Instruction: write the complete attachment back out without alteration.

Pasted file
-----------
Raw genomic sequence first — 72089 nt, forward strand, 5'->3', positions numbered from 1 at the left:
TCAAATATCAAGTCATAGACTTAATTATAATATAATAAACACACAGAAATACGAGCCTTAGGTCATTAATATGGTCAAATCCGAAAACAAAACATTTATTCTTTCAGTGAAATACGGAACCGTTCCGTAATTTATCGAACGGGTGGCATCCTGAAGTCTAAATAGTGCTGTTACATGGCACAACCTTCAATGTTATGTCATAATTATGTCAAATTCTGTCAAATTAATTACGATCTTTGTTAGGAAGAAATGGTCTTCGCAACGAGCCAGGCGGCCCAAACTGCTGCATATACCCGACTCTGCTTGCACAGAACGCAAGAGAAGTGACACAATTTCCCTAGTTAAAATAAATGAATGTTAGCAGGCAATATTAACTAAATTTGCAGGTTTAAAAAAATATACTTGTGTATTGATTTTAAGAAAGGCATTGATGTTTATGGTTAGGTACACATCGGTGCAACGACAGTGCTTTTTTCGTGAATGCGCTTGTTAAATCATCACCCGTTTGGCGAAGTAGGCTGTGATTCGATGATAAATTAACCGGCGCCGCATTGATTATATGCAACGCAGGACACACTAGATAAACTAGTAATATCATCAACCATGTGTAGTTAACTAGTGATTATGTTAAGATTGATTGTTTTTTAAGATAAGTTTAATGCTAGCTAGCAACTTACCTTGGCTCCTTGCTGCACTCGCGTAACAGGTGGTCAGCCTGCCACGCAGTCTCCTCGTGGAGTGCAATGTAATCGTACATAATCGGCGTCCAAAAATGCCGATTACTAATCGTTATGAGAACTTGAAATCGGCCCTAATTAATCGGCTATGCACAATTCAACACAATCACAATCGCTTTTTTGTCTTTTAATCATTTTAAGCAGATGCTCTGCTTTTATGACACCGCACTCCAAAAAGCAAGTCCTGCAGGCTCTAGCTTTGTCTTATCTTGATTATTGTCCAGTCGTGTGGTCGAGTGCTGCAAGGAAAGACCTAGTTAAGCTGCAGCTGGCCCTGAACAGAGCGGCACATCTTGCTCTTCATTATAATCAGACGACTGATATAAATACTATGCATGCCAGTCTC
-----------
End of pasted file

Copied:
Raw genomic sequence first — 72089 nt, forward strand, 5'->3', positions numbered from 1 at the left:
TCAAATATCAAGTCATAGACTTAATTATAATATAATAAACACACAGAAATACGAGCCTTAGGTCATTAATATGGTCAAATCCGAAAACAAAACATTTATTCTTTCAGTGAAATACGGAACCGTTCCGTAATTTATCGAACGGGTGGCATCCTGAAGTCTAAATAGTGCTGTTACATGGCACAACCTTCAATGTTATGTCATAATTATGTCAAATTCTGTCAAATTAATTACGATCTTTGTTAGGAAGAAATGGTCTTCGCAACGAGCCAGGCGGCCCAAACTGCTGCATATACCCGACTCTGCTTGCACAGAACGCAAGAGAAGTGACACAATTTCCCTAGTTAAAATAAATGAATGTTAGCAGGCAATATTAACTAAATTTGCAGGTTTAAAAAAATATACTTGTGTATTGATTTTAAGAAAGGCATTGATGTTTATGGTTAGGTACACATCGGTGCAACGACAGTGCTTTTTTCGTGAATGCGCTTGTTAAATCATCACCCGTTTGGCGAAGTAGGCTGTGATTCGATGATAAATTAACCGGCGCCGCATTGATTATATGCAACGCAGGACACACTAGATAAACTAGTAATATCATCAACCATGTGTAGTTAACTAGTGATTATGTTAAGATTGATTGTTTTTTAAGATAAGTTTAATGCTAGCTAGCAACTTACCTTGGCTCCTTGCTGCACTCGCGTAACAGGTGGTCAGCCTGCCACGCAGTCTCCTCGTGGAGTGCAATGTAATCGTACATAATCGGCGTCCAAAAATGCCGATTACTAATCGTTATGAGAACTTGAAATCGGCCCTAATTAATCGGCTATGCACAATTCAACACAATCACAATCGCTTTTTTGTCTTTTAATCATTTTAAGCAGATGCTCTGCTTTTATGACACCGCACTCCAAAAAGCAAGTCCTGCAGGCTCTAGCTTTGTCTTATCTTGATTATTGTCCAGTCGTGTGGTCGAGTGCTGCAAGGAAAGACCTAGTTAAGCTGCAGCTGGCCCTGAACAGAGCGGCACATCTTGCTCTTCATTATAATCAGACGACTGATATAAATACTATGCATGCCAGTCTC